April 18, 2011; Source: Earth911 | The autobiographical story of Howard Schulz’s second go-around as CEO of Starbucks hit number one on the New York Times hardcover nonfiction best-seller list its first week on the market, probably because of the big in-store displays wherever you order your iced espresso macchiato. Too bad Starbucks outlets also don’t sell—or give away—the latest annual report on Starbucks’ corporate social responsibility (PDF).
Most of the press coverage of this tenth annual CSR report from Starbucks has focused on the company’s efforts to reduce its corporate environmental and energy footprint through LED lighting initiatives, purchasing renewable energy, and reducing water consumption. Starbucks is also working on ethical sourcing of its coffee purchases, collaborating with Conservation International to develop social and economic guidelines, providing financing to farmers in coffee-growing communities, and purchasing 84 percent of coffee pursuant to Coffee and Farmer Equity (C.A.F.E.) practices (which Starbucks hopes to raise to 100 percent by 2015).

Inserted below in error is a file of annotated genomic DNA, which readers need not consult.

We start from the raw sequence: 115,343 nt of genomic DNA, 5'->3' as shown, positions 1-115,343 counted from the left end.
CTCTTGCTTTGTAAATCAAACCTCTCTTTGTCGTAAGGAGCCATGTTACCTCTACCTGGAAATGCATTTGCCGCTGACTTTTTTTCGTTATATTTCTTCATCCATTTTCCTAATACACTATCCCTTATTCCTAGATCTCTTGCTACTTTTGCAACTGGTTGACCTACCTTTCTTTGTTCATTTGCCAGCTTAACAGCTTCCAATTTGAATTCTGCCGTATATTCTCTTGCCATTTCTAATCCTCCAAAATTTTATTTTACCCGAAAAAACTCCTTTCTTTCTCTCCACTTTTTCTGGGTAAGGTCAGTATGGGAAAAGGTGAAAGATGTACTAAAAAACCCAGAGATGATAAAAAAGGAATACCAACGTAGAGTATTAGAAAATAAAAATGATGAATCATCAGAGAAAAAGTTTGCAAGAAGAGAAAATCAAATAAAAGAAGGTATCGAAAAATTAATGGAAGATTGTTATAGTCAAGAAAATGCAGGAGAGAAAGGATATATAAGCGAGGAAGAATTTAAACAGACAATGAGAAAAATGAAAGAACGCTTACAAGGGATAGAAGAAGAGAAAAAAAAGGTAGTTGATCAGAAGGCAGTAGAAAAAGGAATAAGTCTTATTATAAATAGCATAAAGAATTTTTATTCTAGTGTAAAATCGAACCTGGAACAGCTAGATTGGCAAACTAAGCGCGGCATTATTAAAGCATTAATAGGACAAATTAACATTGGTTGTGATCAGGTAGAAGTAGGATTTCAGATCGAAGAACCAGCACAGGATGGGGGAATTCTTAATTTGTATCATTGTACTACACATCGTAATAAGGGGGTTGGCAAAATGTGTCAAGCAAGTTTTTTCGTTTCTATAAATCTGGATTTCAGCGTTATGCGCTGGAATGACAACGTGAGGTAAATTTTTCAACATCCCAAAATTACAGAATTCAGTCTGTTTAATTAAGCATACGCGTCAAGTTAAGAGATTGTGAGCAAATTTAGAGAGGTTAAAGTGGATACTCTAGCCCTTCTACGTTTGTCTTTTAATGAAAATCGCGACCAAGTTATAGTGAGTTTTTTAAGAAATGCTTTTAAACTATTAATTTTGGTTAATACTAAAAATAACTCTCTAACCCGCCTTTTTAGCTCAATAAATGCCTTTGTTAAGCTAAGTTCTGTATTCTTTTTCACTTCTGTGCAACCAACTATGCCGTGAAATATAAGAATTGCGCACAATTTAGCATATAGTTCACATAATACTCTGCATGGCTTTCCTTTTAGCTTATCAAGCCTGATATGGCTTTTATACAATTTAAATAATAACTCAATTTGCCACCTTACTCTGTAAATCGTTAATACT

The press coverage is a little thin on the gourmet corporate retailer’s philanthropy. Like many corporations in recent years, Starbucks leads with the community service volunteer hours of its employees, counting 191,000 hours through partners such as the HandsOn Network. The corporation also makes “Youth Action Grants” to get young people to devote hundreds of thousands of hours to community service, a program that Starbucks says it “amplified” somehow with “inspiring changemakers Blair Taylor of the Los Angeles Urban League and Geoffrey Canada with the Harlem Children’s Zone.”
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Starbucks distributed a total of $22.4 million in 2010, including $17 million in corporate giving and $5.4 million in grants through the Starbucks Foundation. The corporate philanthropy was $10.3 million in cash and $6.7 million in in-kind contributions to community building initiatives, including its commitment Product (RED)™ campaign. If the foundation’s 2009 990 is any indication, the bulk of the grants go to or through big program initiatives such as disaster relief, youth grants, and others, and the remainder is distributed as relatively small grants around the nation apparently through local stores.
Whether one likes or dislikes Starbucks or its philanthropy, the Starbucks CSR model looks like a recipe that many corporations recognize as a solid formula for social responsibility—a mix of environmental sensitivity, global development, disaster relief, employee community service, and small grants through retail outlets. Is there a hidden downside to the Starbucks CSR model that isn’t immediately evident from its CSR report?—Rick Cohen